fbpx

Study touts rebounding as top solution for inactivity crisis

Ready to graduate beyond the confines of a treadmill to easy physical activity that is twice as effective at working the heart muscle, builds muscle strength faster, improves balance and mobility and is so much more joint-friendly than other forms of exercise, not to mention adaptable to kids and 90-year-olds?

Let’s face it. Successful aging means having the strength, flexibility, mobility and balance to carry out day-to-day tasks effortlessly and safely. Physically inactive? You’re not alone. The World Health Organization declared physical inactivity (PI) a global pandemic in 2012 – a health crisis that claims 3.2 million lives annually.  A whopping 81 per cent of adolescents do not meet the physical activity requirements necessary to prevent chronic disease, according to a 2018 WHO study.
So, what’s the solution? Jumping fitness on a mini trampoline, according to a study in the German Journal of Sports Medicine.

In fact, researchers found when untrained study participants engaged in eight weeks of jumping fitness on a mini trampoline, or better known as rebounding, they experienced a significant reduction of body fat compared to those participants running on a treadmill. What’s more, researchers found it to be 68 per cent more effective for cardiorespiratory fitness than the treadmill.

Living a sedentary life without physical activity? Expect your maximal oxygen uptake (a measure of cardiorespiratory fitness) to be 50 per cent less than what is considered “normal’ for a healthy adult, according to research in Nunn’s Applied Respiratory Physiology. Maximal oxygen uptake is the amount of oxygen consumed when exercising as hard as possible. After the age of 30, expect to lose about eight percent of maximal oxygen uptake per decade due to aging – unless you are physically active.

Shortness of breath while doing minimal physical activity is a good indicator of low maximal oxygen uptake. But not to worry, regular exercise can increase your maximal oxygen uptake level.

The study in the German Journal of Sports Medicine also found rebounding to be effective training for abs, legs, buttocks and deep back muscles, without the impacts on joints.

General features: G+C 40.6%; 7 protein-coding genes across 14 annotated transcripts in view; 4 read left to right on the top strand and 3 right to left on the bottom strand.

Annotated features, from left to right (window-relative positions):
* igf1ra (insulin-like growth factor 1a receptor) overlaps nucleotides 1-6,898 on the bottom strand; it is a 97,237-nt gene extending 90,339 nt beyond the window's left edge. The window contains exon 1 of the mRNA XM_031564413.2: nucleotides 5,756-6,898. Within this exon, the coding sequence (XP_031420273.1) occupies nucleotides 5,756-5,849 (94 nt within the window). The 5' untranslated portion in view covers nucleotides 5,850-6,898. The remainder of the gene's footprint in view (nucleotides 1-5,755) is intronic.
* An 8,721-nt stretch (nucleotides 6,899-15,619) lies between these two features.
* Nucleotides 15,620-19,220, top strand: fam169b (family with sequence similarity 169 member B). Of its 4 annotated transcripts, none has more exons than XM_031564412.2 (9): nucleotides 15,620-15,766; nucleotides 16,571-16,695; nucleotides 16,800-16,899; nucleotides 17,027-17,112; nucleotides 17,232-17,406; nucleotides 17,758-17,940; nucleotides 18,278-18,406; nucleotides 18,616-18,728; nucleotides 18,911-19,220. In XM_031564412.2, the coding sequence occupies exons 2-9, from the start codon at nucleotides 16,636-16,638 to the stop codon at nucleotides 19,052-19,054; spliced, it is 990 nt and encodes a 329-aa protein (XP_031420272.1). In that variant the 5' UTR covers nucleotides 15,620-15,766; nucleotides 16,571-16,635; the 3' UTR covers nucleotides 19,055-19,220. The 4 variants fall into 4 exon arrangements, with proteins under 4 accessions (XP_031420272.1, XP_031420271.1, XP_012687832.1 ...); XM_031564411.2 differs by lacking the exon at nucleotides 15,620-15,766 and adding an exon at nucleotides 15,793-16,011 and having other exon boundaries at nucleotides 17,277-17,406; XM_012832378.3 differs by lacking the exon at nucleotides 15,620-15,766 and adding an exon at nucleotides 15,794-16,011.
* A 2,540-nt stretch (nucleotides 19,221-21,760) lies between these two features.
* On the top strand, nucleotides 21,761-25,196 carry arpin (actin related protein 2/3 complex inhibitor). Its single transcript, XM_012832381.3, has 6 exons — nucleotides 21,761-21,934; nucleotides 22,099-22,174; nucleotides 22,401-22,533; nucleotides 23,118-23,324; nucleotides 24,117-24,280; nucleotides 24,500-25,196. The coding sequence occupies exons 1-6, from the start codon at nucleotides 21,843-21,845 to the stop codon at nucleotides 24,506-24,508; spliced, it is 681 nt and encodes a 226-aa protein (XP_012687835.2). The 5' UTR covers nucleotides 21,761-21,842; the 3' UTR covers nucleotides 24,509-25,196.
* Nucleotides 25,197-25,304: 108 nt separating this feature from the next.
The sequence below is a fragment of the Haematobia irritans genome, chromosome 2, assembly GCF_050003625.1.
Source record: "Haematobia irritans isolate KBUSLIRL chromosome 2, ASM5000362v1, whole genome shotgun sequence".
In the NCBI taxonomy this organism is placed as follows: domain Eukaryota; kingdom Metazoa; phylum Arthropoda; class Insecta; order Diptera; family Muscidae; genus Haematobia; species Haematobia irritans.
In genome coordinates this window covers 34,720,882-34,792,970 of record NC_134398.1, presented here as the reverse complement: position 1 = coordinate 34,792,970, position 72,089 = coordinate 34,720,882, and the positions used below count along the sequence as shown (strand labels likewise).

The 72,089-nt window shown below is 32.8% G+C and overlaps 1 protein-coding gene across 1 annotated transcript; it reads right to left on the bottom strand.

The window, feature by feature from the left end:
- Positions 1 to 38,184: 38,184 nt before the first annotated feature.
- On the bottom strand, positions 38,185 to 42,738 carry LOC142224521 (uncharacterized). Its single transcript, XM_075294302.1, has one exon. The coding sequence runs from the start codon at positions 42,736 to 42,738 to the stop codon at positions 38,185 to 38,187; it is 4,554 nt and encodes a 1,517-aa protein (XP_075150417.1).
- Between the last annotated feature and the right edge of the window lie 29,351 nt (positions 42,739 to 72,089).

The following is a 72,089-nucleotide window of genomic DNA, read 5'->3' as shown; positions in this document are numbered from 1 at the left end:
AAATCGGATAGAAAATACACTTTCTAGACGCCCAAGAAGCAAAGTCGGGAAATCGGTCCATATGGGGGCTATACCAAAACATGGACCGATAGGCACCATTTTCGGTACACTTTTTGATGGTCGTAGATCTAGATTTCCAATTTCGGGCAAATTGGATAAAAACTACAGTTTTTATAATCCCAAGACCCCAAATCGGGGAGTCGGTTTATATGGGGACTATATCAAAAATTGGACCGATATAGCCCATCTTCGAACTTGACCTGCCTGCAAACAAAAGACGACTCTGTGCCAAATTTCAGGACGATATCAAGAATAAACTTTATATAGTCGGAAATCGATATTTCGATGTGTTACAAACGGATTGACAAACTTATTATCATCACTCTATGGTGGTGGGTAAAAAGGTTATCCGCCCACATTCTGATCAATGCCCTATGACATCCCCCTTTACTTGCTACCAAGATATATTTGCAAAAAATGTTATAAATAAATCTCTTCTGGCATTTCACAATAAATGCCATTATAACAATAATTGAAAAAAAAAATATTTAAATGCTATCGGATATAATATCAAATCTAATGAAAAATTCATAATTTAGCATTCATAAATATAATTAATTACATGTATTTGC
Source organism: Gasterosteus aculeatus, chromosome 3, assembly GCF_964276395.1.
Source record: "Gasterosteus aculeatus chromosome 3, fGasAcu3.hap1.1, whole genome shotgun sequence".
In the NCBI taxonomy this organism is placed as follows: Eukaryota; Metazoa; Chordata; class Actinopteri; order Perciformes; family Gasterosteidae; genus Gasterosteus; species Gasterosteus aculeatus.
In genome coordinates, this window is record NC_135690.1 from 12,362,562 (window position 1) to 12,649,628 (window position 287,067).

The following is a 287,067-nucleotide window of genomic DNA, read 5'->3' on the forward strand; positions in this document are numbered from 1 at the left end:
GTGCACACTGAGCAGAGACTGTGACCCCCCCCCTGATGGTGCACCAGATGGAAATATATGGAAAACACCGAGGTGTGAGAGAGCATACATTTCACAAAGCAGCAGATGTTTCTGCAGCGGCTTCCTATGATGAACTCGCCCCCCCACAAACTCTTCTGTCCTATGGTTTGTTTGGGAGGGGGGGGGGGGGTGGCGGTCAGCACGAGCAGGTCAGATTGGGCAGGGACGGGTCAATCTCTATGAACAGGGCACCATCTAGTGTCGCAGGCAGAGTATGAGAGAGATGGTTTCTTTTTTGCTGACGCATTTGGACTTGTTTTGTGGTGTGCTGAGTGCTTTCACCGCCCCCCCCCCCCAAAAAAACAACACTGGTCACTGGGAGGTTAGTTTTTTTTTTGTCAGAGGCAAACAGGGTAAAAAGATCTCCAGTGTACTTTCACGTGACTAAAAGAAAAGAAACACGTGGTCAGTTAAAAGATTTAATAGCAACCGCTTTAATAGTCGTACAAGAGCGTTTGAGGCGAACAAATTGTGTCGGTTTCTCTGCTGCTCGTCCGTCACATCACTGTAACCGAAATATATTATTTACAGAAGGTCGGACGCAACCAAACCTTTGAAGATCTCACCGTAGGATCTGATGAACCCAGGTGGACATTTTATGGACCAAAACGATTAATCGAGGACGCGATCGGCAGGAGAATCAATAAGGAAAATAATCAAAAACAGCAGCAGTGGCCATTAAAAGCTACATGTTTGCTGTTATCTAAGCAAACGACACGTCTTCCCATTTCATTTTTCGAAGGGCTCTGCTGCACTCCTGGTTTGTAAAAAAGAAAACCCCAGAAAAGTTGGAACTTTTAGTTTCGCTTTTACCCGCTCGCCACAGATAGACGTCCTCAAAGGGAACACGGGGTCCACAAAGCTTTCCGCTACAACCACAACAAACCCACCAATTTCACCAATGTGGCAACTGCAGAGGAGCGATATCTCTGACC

A study in the Journal of Medical Association of Thailand parallels these findings.

Researchers recruited 63 females between the ages of 35 and 45 years for a 12-week study comparing the results of conventional aerobics on a hard wood floor to aerobics on a rebounder. They discovered, after 12 weeks, muscular strength in the legs, balance and foot plantar pressure were “significantly better” in the rebounding group compared to the participants who were doing aerobic dance on a hard wood floor.

Poor foot plantar pressure – the distribution of weight on the foot throughout the gait cycle – can lead to imbalances and lower limb dysfunction, which can lead to pain.  Wounds can be caused by high foot pressure activities, like running and jumping; even walking puts pressure on the feet. According to the American Academy of Orthopaedic Surgeons, running creates an impact that is about three times the weight of a person.

Researchers highlight the benefits of rebounding in helping to prevent high foot pressure injuries.

Not all rebounders are created equal though. Most are designed for recreation rather than regular fitness use. Price points vary depending on quality. Cheap rebounders are made with low-quality springs or bungees that can be jarring on the joints and leave the knees and back feeling worse than before beginning exercise. If regular use for therapeutics or fitness is the aim, invest in a high-quality rebounder that has springs specifically designed to absorb the impact of a bounce, to protect the joints. Some rebounders also offer a stabilizing bar to hold on to.

Clinically, rebounding has been used to increase maximal oxygen uptake in children with cystic fibrosis, to improve balance and motor skills in children with intellectual disability and enhance hip movement and balance in elderly, according to the German Journal of Sports Medicine study.

Subscribe to our free Alive and Fit E-News!

X